Cline's Corners to the Old Longhorn Ranch
As you roll away from
Santa Rosa continuing your
journey down the Mother Road, look to the southwest for a 7,576
foot-high peak rising from the arid plains. The Cerro Pedernal Peak, meaning Flint Peak, is the site of numerous
prehistoric flint mines and quarries. Here, the ancient peoples made
tools and weapons from and traded the material with other Indian groups. Numerous artifacts have been found in the area including tools and arrow
heads. Stories of buried treasure and lost artifacts have caused the
summit to be pitted with the excavations of hopeful fortune hunters. At the base of peak is a natural spring that caused much disagreement for
possession during the early days of cattlemen.
landmark since 1934, Cline's Corners
has been pumping gas and selling souvenirs for over 70 years. However, it hasn’t always been at the same place. In the
beginning, Cline's Corners
was located in Lucy,
but, the location wasn’t good for owner Roy Cline.
Soon, he moved
the station to Route 66,
at the junction of Highway 6 and Highway 2. But then, in 1937, Route
was re-aligned north of his station, so Roy picked up and moved his
building again. At its final resting place along the ever
popular Route 66,
began to do a brisk business and Cline convinced Rand McNally to put
Clines Corners on their maps. For years, old-timers in the area laughed when
they remembered that Cline sold gasoline for ten cents a gallon and
water for a dollar a gallon. Water was obviously scarce in the
area in those days.
In 1939, Roy Cline sold
to a man named S. Lynn "Smitty” Smith and his wife, Helen. The Smiths
expanded and added the distinctive neon sign and the name continued to
stay on the maps.
In the meantime, Roy Cline opened
another business some 16 miles to the east of Cline's Corners. In
1945, the Flying C Ranch opened, which included a gas station, garage,
and a cafe, which continued to cater to Route 66 travelers.
Continuing to grow, Cline's Corners
added more and more employees and homes were built for them, which
continue to be used today. When Smitty died in 1961, the
business changed hands again. A post office
was added in 1964. Cline continued to run the Flying C Ranch until 1963, at which time, it
became Bowlin's Flying C Ranch. Claude M. Bowlin started trading with
American Indians in 1912. The family has since grown to 12 travel centers.
Today there are numerous people working at Cline's Corners
who continue to provide a rest stop for weary travelers in the same
location as it has been for decades. It has has expanded to over 30,000 square feet of retail and
restaurant space, which includes a full service restaurant and a fast
food venue. The vast majority of the space is allocated to New
Mexico's largest Gift Shop, which provides southwestern, New Mexican,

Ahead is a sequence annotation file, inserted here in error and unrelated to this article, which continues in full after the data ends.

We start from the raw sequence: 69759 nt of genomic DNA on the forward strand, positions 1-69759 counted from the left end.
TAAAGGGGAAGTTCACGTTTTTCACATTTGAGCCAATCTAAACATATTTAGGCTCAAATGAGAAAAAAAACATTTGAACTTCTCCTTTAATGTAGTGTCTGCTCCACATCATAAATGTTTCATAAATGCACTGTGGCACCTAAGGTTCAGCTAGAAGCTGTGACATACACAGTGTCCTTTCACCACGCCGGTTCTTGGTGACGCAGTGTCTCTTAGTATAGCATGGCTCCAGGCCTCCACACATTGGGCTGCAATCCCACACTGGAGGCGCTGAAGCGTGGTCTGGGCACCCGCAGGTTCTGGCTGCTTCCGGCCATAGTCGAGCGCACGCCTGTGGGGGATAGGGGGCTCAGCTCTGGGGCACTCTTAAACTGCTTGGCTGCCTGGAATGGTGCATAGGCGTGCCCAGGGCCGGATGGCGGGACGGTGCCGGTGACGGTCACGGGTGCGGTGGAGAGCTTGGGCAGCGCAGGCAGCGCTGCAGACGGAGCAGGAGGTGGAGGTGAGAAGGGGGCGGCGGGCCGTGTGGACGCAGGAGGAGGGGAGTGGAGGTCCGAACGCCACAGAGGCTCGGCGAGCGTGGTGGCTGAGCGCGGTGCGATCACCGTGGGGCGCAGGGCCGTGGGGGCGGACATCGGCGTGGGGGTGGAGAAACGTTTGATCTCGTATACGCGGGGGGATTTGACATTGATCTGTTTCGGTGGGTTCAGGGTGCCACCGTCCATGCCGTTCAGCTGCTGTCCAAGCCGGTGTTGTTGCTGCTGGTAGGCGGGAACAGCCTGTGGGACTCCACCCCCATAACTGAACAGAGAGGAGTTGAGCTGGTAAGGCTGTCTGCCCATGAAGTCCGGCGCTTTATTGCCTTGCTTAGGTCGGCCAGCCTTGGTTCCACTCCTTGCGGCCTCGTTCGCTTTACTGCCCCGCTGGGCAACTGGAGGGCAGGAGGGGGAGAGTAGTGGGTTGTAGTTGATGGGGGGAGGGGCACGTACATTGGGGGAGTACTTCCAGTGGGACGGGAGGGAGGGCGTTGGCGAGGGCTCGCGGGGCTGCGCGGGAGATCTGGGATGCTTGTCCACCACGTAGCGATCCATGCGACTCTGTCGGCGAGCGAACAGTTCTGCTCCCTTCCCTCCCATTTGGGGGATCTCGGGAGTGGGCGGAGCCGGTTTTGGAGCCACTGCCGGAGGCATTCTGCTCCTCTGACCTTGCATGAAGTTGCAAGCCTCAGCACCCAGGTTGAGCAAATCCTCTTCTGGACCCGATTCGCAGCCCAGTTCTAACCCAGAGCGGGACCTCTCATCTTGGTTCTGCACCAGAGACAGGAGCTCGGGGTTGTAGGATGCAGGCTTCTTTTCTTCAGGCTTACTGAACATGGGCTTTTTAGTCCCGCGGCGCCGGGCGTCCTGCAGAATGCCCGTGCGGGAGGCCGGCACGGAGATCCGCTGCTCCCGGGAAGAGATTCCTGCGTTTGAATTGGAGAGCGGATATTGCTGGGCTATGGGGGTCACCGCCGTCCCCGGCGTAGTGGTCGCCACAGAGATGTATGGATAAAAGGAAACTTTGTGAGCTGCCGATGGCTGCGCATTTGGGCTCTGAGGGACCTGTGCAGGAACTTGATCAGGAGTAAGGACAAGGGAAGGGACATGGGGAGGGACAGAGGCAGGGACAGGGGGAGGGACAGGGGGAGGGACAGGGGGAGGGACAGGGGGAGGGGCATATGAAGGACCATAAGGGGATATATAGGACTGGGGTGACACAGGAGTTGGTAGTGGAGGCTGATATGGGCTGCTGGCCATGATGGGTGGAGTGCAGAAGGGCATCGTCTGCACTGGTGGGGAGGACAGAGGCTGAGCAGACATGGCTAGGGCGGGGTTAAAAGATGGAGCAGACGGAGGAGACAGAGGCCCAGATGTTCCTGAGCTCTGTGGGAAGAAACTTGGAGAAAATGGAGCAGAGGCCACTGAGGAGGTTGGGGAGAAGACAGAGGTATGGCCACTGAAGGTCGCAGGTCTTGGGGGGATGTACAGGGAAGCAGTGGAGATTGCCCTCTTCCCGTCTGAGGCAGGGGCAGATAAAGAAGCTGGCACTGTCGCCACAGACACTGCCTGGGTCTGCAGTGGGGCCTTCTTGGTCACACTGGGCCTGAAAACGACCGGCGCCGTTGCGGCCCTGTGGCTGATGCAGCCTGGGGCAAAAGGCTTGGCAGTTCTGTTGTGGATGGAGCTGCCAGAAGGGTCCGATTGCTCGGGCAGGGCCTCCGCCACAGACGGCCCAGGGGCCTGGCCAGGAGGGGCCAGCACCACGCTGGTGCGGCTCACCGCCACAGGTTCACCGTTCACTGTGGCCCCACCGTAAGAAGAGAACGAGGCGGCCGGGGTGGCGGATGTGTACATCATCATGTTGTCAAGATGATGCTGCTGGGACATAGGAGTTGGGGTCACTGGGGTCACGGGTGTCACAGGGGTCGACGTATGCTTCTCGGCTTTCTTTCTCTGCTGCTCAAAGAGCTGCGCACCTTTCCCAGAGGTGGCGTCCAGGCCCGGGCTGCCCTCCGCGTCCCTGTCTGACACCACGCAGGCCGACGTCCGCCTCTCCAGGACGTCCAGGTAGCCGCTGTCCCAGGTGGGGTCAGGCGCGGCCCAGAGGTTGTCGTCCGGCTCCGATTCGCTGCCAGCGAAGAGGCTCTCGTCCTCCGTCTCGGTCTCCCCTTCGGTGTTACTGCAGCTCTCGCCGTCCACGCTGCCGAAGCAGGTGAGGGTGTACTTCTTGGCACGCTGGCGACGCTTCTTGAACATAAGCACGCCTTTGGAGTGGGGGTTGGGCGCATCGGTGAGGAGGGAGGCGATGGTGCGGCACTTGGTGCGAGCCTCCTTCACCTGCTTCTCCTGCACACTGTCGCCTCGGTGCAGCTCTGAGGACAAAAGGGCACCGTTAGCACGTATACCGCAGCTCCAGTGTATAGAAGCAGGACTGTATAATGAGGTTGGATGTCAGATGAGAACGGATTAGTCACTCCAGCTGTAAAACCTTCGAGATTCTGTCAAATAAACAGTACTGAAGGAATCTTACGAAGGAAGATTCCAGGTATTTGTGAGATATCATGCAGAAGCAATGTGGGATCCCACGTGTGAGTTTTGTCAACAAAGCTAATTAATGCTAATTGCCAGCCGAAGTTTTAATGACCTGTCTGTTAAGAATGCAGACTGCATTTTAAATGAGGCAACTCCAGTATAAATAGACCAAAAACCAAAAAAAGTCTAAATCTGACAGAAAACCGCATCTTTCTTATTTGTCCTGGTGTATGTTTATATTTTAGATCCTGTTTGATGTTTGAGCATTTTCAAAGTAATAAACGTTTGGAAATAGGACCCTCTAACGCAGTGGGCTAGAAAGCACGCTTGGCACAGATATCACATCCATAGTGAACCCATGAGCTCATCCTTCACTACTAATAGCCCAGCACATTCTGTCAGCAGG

Native American, and other souvenirs, where visitors are
sure to find
a rattlesnake ashtray, a beaded Indian belt or a rubber tomahawk to
remember their journey. Just outside the door on either side of the
building, one can find two modern and nationally known brand
Convenience Stores and Gas Stations providing both gas and diesel
Unfortunately, what Clines Corners no longer provides is the friendly young man
who once filled up your tank with gasoline, washed your windows, and
could fix a flat tire. Today, Clines Corners is decidedly like so many
other large travel centers that sit aside the nation's many interstate
Clines Corners is located at Exit 218A north of I-40.
Clines Corners in the 1950s, vintage postcard.
Clines Corner today by Kathy Weiser-Alexander, January,
This image available for photo prints & downloads HERE.
Cline's Corners, at exit 208, on the north side of I-40 was once an old settlement called Wagonwheel. Originally a stop for covered wagons, it no doubt
could tell a story or two, but today, all that stands here are a few
buildings and a towing company.
Another few more miles down the road just at exit 203 are the ruins of the old Longhorn Ranch
on the south side of I-40. Once a favorite old
west stop along the Mother Road,
the owner has long since razed the buildings. All that’s left of the once
popular tourist attraction is the faded and twisted sign and a pile of
rubble. Nearby is a newer building that serves as a topless club, bar, and
restaurant. Rumor has it that the owner of the old Longhorn Ranch, razed
what was left it due to the club. The old Longhorn Ranch Motel appears to
be undergoing renovation for the use of the club.
Continue your journey into
by taking the frontage road on the north side of I-40 at Exit 203. As you
turn to the west, you'll pass by the abandoned Zia RV Park and Campground.
Though the sign is worn and faded, the campground has obviously not been
vacant for too many years, as it still appears on a number of campground
of America, updated March, 2017.
Clines Corners worth stopping for!;
Route 66 Association Newsletter, Summer, 1999
New Mexico Route 66
The Road Wanderer
of the Longhorn Ranch in its heydays.
All that's left of the old Longhorn Ranch today is a
portion of the sign and a pile of
debris by Kathy Weiser-Alexander, January,
Legends' General Store
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